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CHESWICK PENNSYLVANIA I 5024 PHONE: (724) 274-4770 FAX: (724) 274-6814



January 17, 2013 Honorable Kathleen Kane Pennsylvania Attorney General Pennsylvania Office of Attorney General 16(11 Floor, Strawberry Square Harrisburg, PA 17120 Dear Madam Attorney General: It is our understanding that the administration of Governor Tom Corbett has signed a long-term contract with Camelot Global Services PA LLC (Camelot) to operate and manage the Pennsylvania Lottery. As you know, the contract cannot become effective unless and until the Office of Attorney General approves the contract for form and legality under the Commonwealth Attorneys Act.’ We write to you today to urge you not to approve this contract for form and legality. Under section 204(t) of the Commonwealth Attorneys Act, if the Attorney General determines that a contract is not statutorily authorized or is unconstitutional, the Attorney General is required to notify the Governor’s Office of General Counsel and the General Assembly of that fact. We urge you to carefully consider your important obligation under this statute while you are reviewing the Private Management Agreement (PMA) with Camelot. The PMA poses serious financial and legal questions that have yet to be satisfactorily answered by the Corbett administration. Chief among our concerns is that this contract was awarded and signed without statutory authority. As we have publicly stated for some time, it is our determination that an amendment to Pennsylvania’s Lottery Law is required for Governor Corbett to enter into such an agreement. And, as this contract is dependent upon a dramatic expansion of gaming in Pennsylvania with the widespread introduction of Keno and online gaming, it is clear that such gaming expansion must be vetted and approved by vote of the General Assembly. In short, the Executive Branch of this Commonwealth has overstepped and usurped the authority of the Pennsylvania Legislature by unilaterally executing a 20-to-30-year contract that significantly expands gaming opportunities in Pennsylvania. The actions of the Corbett administration, relative to the Camelot PMA, are clearly contrary to Pennsylvania law. We are enclosing for your use a draft of an amicus brief we are preparing to file in support of the petitioners in the case filed by AFSCME and others contesting the Governor’s authority to enter into the PMA with Camelot.2
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71 P.S. §732-101 et seq.
American Federation of State, County and Municipal Employees, Council 13 et al. v. Commonwealth of Pennsylvania et al.,

Commonwealth Court, No. 706 MD 2012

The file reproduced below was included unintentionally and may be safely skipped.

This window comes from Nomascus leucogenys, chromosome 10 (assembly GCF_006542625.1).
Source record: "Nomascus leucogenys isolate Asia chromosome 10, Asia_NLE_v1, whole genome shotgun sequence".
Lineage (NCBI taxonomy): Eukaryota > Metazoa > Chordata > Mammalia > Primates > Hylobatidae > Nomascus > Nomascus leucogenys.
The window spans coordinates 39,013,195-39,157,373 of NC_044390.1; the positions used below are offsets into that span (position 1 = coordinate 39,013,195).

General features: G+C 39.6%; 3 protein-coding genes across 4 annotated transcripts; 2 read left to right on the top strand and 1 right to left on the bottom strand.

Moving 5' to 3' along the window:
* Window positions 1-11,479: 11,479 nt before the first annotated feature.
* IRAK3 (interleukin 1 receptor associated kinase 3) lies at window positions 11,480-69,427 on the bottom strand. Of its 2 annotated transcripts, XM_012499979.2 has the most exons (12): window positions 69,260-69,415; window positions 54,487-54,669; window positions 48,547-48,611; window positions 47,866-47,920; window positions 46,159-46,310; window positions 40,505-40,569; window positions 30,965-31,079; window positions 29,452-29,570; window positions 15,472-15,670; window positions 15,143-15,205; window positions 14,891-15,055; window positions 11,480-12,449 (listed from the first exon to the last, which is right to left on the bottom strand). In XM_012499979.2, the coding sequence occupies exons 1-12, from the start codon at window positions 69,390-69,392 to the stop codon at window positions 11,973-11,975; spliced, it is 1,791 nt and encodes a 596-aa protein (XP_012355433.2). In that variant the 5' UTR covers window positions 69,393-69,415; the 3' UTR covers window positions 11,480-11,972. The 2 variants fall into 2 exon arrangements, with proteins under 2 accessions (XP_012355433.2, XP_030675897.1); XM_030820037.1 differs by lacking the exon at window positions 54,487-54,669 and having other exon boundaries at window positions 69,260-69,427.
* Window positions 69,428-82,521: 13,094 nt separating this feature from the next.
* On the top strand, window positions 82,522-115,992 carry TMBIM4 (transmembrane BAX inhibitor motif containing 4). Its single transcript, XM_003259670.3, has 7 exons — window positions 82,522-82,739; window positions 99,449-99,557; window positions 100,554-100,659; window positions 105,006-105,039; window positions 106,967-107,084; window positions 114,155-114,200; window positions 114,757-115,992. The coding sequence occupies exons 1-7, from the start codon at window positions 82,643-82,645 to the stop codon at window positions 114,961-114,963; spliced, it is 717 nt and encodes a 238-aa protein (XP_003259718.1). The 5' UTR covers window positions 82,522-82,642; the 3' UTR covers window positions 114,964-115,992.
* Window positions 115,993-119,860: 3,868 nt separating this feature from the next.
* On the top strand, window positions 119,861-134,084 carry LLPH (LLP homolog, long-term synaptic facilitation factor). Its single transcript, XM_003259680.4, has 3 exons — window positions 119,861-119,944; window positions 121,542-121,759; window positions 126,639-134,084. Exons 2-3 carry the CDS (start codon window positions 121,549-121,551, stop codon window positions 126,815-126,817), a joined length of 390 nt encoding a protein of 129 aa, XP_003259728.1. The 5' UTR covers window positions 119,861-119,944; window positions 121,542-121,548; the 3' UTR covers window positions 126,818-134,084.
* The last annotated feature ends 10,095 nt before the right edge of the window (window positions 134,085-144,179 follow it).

Honorable Kathleen Kane January 17, 2013 Page 2 We also believe the Camelot PMA violates federal law, specifically Title 18 of the U.S. Code, which prohibits the promotion and advertisement of lotteries in interstate commerce with an exception for lotteries “conducted by a State acting under the authority of State law.” The exception requires the state to “exercise actual control over all significant business decisions made by the lottery enterprise” and that the state retain “all but a de minimis share of the equity interest in the profits and losses of the business.” We believe the PMA fails to meet these exceptions and therefore is contrary to federal law. A discussion of this issue may also be found in the enclosed draft brief. The Camelot PMA has vast long term implications for the taxpayers and senior citizens of Pennsylvania. Beyond the scope of the contract which gives the United Kingdom-based Camelot unfettered control of Pennsylvania’s esteemed 41-year-old lottery there’s also a staggering amount of money at stake. Some estimates peg the contract value as worth more than $3 billion over 20 years. That’s billions of dollars that would otherwise go to critically important programs benefitting older Pennsylvanians. As you know, Pennsylvania remains the only state to dedicate all lottery proceeds to programs for older residents. Every dollar paid to Camelot would be a dollar taken away from programs that help older Pennsylvanians including property tax and rent rebates, PACE and PACENET prescription drug assistance, free and reduced-fare public transportation, long-term living programs and other critical services.
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The Corbett administration continues to claim that lottery privatization is necessary to ensure higher and more predictable lottery profits. However, the administration has yet to answer the basic question as to why it’s necessary to privatize in order to raise lottery profits without first exploring less drastic measures to increase the Lottery’s profitability using current employees within the Department of Revenue. In fact, the Pennsylvania Lottery, with its existing public employees, had a record year in 2011-12, with profits of more than $1 billion. And, for the first six months of this fiscal year, sales are up more than 9 percent, reaching more than a half-billion dollars in profits to date. With these impressive results, we see no compelling reason to pay potentially billions of dollars to a private corporation to fix something that isn’t broken. It’s clear that there are serious issues with this PMA regarding legal authority, fiscal responsibility, public accountability and transparency. It is our firm belief that this contract is counter to state and federal law. For these reasons, we ask you to reject the Camelot PMA for form and legality. Sincerely,

Jay Costa Democratic Leader Pennsylvania State Senate

Frank Dermody Democratic Leader Pennsylvania House of Representatives

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